Originally Posted by socaldmax View Post
I'm going to offer MHO, and while some of you may disagree with it, it's based on 30 yrs of hands-on electronics background (10 yrs Navy sub ET, 11 yrs defense contractor and 9 yrs self employed.)

As a defense contractor, all of our test equipment was required to be calibrated at the Navy's cal lab. Most of my coworkers used Fluke 77s, one guy bought a Fluke 87 and I bought a Centech which had all of the same features as the 87, but IIRC, it was only $35 instead of $350. We sent them in to cal and mine came back calibrated, his $350 Fluke 87 could not be calibrated - brand new, right out of the box. Of course he returned it, and got another one which passed cal. I still use the $35 one occasionally, but I usually use the $3.99 Cen Techs from HF. Why? Because they're so cheap, if one gets broken, no big deal. Plus for the last 9 yrs, I've had no requirement to have a calibrated DMM, so the cheap ones do what I need them to. Most of the time, someone asks me to help them diagnose a problem with their RV, and they don't own a meter or know how to use one. I bring over a $4 meter, I show them how to use it, diagnose the problem, help them fix it (if we don't need parts from town), drink a couple of beers and give them the DMM. I keep them around like chewing gum. One in each vehicle, 3 or 4 in the trailer to give away, a couple in the house.

I just compared one of my $4 DMM to the calibrated meter using a NiZn battery. The calibrated meter registered 1.563 VDC. The $4 meter registered 1.565 VDC. So the cheapo meter was off by .002 V on the 2 volt scale. I don't think 2 millivolts is going to mislead any DIY guy tracking down 120v or 12v.


Why do I mention this? Because many of us (and I still do this a lot) equate more expensive with higher quality. But often, there isn't a direct correlation between price and quality. The only way to tell the quality of a DMM is to either do some research on electronics hobbyist websites (let someone else buy one and open it up) or take a chance and buy one that you think might be good. My search today indicates it looks like my meter was pretty popular in it's day, but is no longer in production. The current model number is Mastech M9508, which is also hard to find.

I'm not saying that every $4 DMM is as good or as accurate as a Fluke, but I am stating this: after using and passing out probably 15 - 20 of the cheapo DMMs, I never saw one that appeared to be off by more than .01v on the DCV scale. At the same time, spending almost $400 for a Fluke 87-V will buy you an uncalibrated meter. You'll have to order and pay extra for calibration.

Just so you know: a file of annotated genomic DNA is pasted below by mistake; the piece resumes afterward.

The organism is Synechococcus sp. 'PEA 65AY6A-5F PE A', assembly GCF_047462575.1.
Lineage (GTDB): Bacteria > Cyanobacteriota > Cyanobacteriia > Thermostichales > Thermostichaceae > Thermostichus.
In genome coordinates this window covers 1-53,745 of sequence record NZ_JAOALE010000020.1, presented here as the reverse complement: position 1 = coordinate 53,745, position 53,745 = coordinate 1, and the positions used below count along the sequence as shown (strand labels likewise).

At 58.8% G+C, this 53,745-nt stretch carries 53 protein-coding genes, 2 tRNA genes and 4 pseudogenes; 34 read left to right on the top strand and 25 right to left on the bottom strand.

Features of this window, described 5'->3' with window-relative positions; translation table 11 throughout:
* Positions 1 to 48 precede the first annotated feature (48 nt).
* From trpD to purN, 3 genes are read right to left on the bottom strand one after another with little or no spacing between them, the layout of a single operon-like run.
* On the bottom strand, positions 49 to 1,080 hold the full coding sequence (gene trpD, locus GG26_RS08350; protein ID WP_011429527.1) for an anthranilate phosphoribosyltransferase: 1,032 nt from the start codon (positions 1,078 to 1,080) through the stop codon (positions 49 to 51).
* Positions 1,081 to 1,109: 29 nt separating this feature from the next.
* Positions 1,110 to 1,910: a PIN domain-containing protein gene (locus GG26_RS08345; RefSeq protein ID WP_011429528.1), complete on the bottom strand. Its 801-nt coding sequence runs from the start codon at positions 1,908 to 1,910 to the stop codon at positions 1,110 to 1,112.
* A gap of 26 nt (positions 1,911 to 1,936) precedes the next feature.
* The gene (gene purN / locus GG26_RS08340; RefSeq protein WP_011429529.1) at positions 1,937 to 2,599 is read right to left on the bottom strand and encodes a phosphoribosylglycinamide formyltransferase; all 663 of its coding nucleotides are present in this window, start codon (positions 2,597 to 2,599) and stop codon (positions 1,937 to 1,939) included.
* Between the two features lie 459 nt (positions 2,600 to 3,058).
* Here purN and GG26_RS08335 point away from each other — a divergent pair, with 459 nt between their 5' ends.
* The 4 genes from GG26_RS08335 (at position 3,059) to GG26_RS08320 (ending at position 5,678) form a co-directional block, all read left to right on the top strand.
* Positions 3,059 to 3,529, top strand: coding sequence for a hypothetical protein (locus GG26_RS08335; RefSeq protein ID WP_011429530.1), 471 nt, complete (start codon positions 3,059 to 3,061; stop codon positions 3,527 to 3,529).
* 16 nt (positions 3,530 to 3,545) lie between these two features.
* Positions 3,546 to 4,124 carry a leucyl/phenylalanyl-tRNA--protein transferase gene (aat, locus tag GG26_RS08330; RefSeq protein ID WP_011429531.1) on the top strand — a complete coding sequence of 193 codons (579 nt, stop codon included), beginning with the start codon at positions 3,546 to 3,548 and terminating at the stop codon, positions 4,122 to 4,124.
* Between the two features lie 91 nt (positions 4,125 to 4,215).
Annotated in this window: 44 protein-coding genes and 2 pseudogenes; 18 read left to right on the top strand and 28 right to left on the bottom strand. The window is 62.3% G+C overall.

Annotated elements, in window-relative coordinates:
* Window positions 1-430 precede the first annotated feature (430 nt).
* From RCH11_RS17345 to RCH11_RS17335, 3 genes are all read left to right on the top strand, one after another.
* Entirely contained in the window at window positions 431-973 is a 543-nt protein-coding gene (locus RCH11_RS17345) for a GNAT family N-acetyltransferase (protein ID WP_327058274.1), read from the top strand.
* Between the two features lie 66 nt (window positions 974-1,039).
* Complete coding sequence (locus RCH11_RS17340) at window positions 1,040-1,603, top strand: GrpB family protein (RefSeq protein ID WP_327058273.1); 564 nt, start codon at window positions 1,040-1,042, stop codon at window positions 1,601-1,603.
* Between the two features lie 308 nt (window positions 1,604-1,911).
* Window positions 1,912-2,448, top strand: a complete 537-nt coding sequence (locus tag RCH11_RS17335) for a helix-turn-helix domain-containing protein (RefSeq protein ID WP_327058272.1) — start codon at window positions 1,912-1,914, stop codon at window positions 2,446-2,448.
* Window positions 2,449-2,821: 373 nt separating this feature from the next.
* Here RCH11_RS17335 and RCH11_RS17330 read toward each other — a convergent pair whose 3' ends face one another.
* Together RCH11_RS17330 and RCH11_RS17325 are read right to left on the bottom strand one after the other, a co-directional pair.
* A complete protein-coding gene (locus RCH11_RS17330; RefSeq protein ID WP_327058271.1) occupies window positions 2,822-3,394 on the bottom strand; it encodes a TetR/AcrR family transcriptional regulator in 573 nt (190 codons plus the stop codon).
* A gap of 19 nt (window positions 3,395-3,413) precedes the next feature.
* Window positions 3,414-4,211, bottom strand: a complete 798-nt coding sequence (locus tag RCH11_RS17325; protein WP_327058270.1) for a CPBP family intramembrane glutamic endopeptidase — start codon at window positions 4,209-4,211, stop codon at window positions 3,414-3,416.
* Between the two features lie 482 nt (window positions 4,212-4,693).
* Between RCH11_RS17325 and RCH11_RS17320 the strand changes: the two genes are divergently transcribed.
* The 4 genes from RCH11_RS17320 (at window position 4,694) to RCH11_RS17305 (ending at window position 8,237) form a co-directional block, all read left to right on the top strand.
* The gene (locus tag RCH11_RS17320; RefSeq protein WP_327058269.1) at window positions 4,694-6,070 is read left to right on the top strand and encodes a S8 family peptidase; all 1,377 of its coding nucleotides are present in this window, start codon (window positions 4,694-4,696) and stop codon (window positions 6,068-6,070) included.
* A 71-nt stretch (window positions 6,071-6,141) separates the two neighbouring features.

I don't currently own a boat, but I am fairly familiar with Murphy's law which I believe is very closely related. One of the more obscure corollaries of Murphy's Law is:
The probability of a piece of test equipment (or repair parts) falling into the bilge or getting knocked over the side into the water rises exponentially with the cost of the test equipment or part. In accordance with that, even though the $4 units are cheap, they'll probably never go away - like the proverbial ex-wife who claims you still owe her child support.

What I'd suggest is buy a couple of the cheapo DMMs for every day use. If it breaks or gets wet, no big loss. Then as others have suggested, pick up a good quality True RMS DMM for $150 or less (Agilent, BK Precision, Mastech, and others look pretty good) and a good quality clamp on ammeter (like the Mastech MS2108 I just got on Ebay for $61) and tie a string around both so they don't go in the water. This way if you ever need the added accuracy and/or precision, you have it.

Sometimes (actually all of the time), the talent of the technician or handyman is far more important in troubleshooting success than the price of his test equipment.
Thanks for your input.
I put the Mastech on my wish list.
Where are the $4.00 meters?
I want a couple for the boys.
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Old 05-09-2013, 19:26   #80
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Re: Multimeters - What Features To Look For.

If you watch the Horror Fright magazine ads, sometimes they are literally giving away the $5 or $10 multimeters. I picked one up that way figuring I can keep it in the car and if it gets stolen, I'm not out a lot of money.

Also got around to testing it versus a calibration source, which put out 10.00 VDC precisely. And compared to my other meters...the HF meter was about as close as a test light. I've never seen one so far off, including one that was ten years old and had a good chance to age and drift before it ever got tested.

Maybe I just got the winner, like the bad Fluke. But as a test light, it works just fine. It will never earn my trust as the "go to" meter though.
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Old 05-09-2013, 19:33   #81
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Re: Multimeters - What Features To Look For.

Quite often Harbor Freight has their Cen Tech 7 function DMM for sale for $3.99. When I need some, I just stock up on a few more. A lot of stuff that HF sells is junk (especially their LED flashlights), some of it is OK - consumable items like grinding disks are OK. I've found that by really looking closely at whatever the tool or item is, I can pretty much tell the decent quality items from the junk. If you don't like it, they'll always take it back.